Java solar positioning code (topocentric coordinates, sunrise/sunset)
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README.md

solarpositioning

Build Status

This is a Java library for finding topocentric solar coordinates, i.e. the sun’s position on the sky at a given date, latitude, and longitude (and other parameters). Calculations are based on well-known published algorithms: SPA by Reda and Andreas and, alternatively, Grena/ENEA by Grena or PSA by Blanco-Muriel et al.

Usage

Maven coordinates

<dependency>
    <groupId>net.e175.klaus</groupId>
    <artifactId>solarpositioning</artifactId>
    <version>0.0.9</version> <!-- or whatever latest release is -->
</dependency>

Occasional snapshots are deployed to https://oss.sonatype.org/content/repositories/snapshots

Code

import net.e175.klaus.solarpositioning.*;

public class App {
  public static void main(String[] args) {
    final GregorianCalendar dateTime = new GregorianCalendar();

    AzimuthZenithAngle position = SPA.calculateSolarPosition(
                                            dateTime,
                                            48.21, // latitude (degrees)
                                            16.37, // longitude (degrees)
                                            190, // elevation (m)
                                            DeltaT.estimate(dateTime), // delta T (s)
                                            1010, // avg. air pressure (hPa)
                                            11); // avg. air temperature (°C)
    System.out.println("SPA: " + position);
  }
}

Which algorithm should I use?

  • For many applications, Grena3 should work just fine. It's fast and pretty accurate for a time window from 2010 to 2110 CE.
  • If you're looking for maximum accuracy or need to calculate for historic dates, use SPA. It's widely considered the reference algorithm for solar positioning, being very accurate and usable in a very large time window. Its only downside is that it's relatively slow.
  • PSA is another fast and simple algorithm, but should not be used for new applications due to its limited time window. It is currently kept for backwards compatibility.

Is the code thread-safe?

Yes. None of the classes hold any mutable shared state. As the calculation is obviously CPU-bound, explicit multithreading does make sense whenever a lot of positions need to be calculated.

How do I get the time of sunrise or sunset?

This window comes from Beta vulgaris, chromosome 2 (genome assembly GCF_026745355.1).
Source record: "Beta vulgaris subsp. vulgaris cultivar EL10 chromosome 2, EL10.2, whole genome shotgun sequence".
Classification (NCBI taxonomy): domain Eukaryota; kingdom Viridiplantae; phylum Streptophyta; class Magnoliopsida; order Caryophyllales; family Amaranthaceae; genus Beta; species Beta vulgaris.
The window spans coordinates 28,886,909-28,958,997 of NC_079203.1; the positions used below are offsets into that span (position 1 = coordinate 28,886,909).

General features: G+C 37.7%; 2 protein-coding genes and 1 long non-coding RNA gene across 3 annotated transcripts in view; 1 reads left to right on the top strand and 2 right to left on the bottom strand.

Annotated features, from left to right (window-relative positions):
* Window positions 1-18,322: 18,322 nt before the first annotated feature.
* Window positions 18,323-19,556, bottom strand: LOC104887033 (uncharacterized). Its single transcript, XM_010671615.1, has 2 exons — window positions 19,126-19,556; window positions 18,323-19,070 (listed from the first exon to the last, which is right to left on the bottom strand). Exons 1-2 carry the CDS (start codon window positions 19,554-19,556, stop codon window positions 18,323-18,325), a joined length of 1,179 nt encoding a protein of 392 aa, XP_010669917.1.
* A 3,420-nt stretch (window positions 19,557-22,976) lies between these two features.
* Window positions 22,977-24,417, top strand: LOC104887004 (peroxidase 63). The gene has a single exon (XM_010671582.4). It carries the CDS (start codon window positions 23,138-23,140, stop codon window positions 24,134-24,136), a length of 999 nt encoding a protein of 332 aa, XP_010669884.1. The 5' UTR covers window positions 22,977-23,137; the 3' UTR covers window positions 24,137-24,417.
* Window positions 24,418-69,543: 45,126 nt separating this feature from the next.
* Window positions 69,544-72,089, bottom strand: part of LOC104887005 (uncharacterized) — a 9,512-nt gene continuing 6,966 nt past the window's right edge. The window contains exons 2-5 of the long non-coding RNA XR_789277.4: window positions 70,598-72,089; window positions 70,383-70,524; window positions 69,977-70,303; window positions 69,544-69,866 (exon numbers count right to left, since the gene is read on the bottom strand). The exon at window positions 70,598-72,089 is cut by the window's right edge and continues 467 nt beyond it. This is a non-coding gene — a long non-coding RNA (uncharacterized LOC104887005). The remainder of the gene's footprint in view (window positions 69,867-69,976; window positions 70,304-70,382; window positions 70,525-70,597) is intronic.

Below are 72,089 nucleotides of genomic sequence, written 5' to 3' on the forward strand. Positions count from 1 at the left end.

The SPA class now includes a method to calculate the times of sunrise, sun transit, and sunset in one fell swoop:

GregorianCalendar[] res = SPA.calculateSunriseTransitSet(
                                    time, 
                                    70.978056, // latitude  
                                    25.974722, // longitude
                                    68); // delta T

Notes:

  • The times of sunrise and sunset may be null if the sun never sets or rises during the specified day (i.e. polar days and nights).
  • Calculation is based on the usual correction of 0.8333° on the zenith angle, i.e. sunrise and sunset are assumed to occur when the center of the solar disc is 50 arc-minutes below the 90° horizon.
  • For various reasons, sunrise and sunset times may differ from those given by other sources. If you feel there's something wrong with the results of this library, please make sure to compare with a reputable source such as the NOAA calculator and not one of the many quick-and-dirty algorithms found on the Web.
  • As a general note on accuracy, Jean Meeus advises that "giving rising or setting times .. more accurately than to the nearest minute makes no sense" (Astronomical Algorithms). Errors increase the farther observer's position from the equator, i.e. values for polar regions are much less reliable.

What's with this "delta T" thing?

See Wikipedia for an explanation. For many simple applications, this value could be negligible as it's just about a minute as of this writing. However, if you're looking for maximum accuracy, you should either use a current observed value (available from e.g. the US Naval Observatory) or at least a solid estimate.

The DeltaT class provides an estimator based on polynomials fitting a number of observed (or extrapolated) historical values, published by Espenak and Meeus. Here's a plot of its output compared with some published ΔT data:

deltat